The wife of the former Interpol president who is being detained in China on bribery charges says she's been contacted by Chinese diplomats, who have told her they're holding a letter from him for her. Grace Meng says, however, that she'll only agree to meet Chinese officials if a lawyer and reporters are present. She says Chinese officials haven't responded since she told them that condition. She says she also asked that the letter from her husband, Meng Hongwei, be given to French police, so they can give it to her. She has been living under French police protection in the French city of Lyon, where Interpol is headquartered, since she reported that her husband went missing while on a trip to China in late September. "They said my husband wrote a letter to me," she said in an interview Friday with The Associated Press in Lyon. "They said they can only give it to me alone." Grace Meng said the disappearance and suspected slaying of journalist Jamal Khashoggi at Saudi Arabia's consulate in Istanbul, Turkey, wasn't a factor in her refusal to meet unaccompanied with Chinese officials. However, she made clear that she finds them impossible to trust, calling them "cruel." China says Meng Hongwei, 64, is under investigation for graft and possibly other crimes. Meng was China's vice minister of public security while also leading Interpol, and a longtime Communist Party insider with decades of experience in China's sprawling security apparatus. He appears to be the latest high-ranking official to fall victim to a sweeping purge under authoritarian Chinese President Xi Jinping. During the AP interview, one of the very few occasions when she has agreed to be filmed, Grace Meng wept as she recounted a dream she had about her husband the previous night. "I'm sad, I feel hopeless but angry, too, even hate," she said. "You can imagine when your children, when your sons ask: `Where's Daddy?' How can I answer? Who wants their children to grow up [when] they have no daddy?" Grace Meng has refused in repeated interviews and phone calls with the AP to provide her real name, saying she is concerned for the safety of relatives in China. It is not customary for Chinese wives to adopt their husbands' names. Grace Meng says she has done so now to show her solidarity with her husband. Her English name, Grace, is one she has long used, she says. Grace Meng says she cannot believe the bribery accusation against her husband and claims he's the target of "political persecution." "The term anti-corruption in China has become a synonym for crimes that are unjustifiable," she said. China's move to secretly detain the Interpol president, an official with international standing, was an unusually audacious action even for an administration that under Xi's leadership has sought to assert its interests aggressively on the global stage. Grace Meng says she is speaking out about her husband's case, at risk to herself, not just to defend him but also to highlight the fate of others who have disappeared into China's opaque police system. "Everybody in China is at risk," she said. "Everyone should be concerned that something like this could happen to them."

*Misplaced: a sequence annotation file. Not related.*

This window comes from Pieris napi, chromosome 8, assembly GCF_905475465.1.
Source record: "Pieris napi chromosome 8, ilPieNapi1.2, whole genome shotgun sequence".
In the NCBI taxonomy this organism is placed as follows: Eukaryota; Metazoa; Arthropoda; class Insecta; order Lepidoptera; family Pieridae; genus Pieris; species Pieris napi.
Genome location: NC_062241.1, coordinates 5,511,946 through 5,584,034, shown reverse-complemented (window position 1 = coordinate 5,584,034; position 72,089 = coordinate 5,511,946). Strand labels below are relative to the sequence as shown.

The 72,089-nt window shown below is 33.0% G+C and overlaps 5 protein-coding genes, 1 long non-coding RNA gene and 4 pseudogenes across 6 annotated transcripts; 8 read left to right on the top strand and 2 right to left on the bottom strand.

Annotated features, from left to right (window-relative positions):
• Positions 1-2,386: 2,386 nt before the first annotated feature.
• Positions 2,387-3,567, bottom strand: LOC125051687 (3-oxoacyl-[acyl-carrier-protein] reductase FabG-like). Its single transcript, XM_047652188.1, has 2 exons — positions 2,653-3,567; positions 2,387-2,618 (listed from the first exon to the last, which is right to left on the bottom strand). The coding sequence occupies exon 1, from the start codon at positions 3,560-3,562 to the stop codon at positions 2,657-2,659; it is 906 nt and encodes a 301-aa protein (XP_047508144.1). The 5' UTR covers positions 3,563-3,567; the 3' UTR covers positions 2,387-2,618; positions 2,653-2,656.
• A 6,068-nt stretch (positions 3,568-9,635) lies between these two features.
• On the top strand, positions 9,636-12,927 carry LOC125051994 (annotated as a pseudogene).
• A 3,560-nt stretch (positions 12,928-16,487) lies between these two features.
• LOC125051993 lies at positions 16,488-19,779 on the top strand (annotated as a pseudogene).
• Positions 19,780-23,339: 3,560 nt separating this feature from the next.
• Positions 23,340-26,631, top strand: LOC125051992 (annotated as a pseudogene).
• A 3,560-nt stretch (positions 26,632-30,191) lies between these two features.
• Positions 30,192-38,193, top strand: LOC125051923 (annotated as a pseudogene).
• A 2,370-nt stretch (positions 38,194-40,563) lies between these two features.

International aid is pouring into the Indonesian island of Sulawesi for tens of thousands of earthquake and tsunami survivors. Three weeks after a 7.5 magnitude earthquake and tsunami struck, the government estimates more than 87,000 people remain homeless and thousands more are living in poor, makeshift settlements. Aid agencies are racing against time to get relief to survivors before the monsoon season sets in next month. The Sulawesi disaster is estimated to have killed more than 2,000 people, with at least 680 still missing. The government says around 68,000 houses are damaged. The U.N. refugee agency delivered 435 emergency tents Friday for distribution to families made homeless by the earthquake and tsunami. The agency says that will provide shelter to around 6,500 of the most vulnerable. It says more emergency tents, sleeping mats, mosquito nets and solar lamps will be delivered in the coming weeks. UNHCR spokesman Charlie Yaxley says aid workers went to Palu, the epicenter of the quake in central Sulawesi, this past week to coordinate relief activities with local government officials. “Our staff described the effects of the earthquake and tsunami as beyond imagination and devastating. Communities have seen their houses, schools and hospitals reduced to rubble. Entire villages have been decimated…. Many people have not only lost their homes, but the land on which [they] once stood,” said he. Yaxley says many survivors are too traumatized to face returning to what is left of their homes. The International Federation of Red Cross and Red Crescent Societies is providing 215 tons of relief items, including tents, tarpaulins, blankets and safe drinking water to the survivors. The Indonesian Red Cross will distribute the aid to 160,000 people affected by the disaster. World Food Program staff is helping the Indonesian government expedite, manage, store and distribute to the survivors on Sulawesi the massive quantities of aid arriving at the airport of Balikpapan on the neighboring island of Borneo.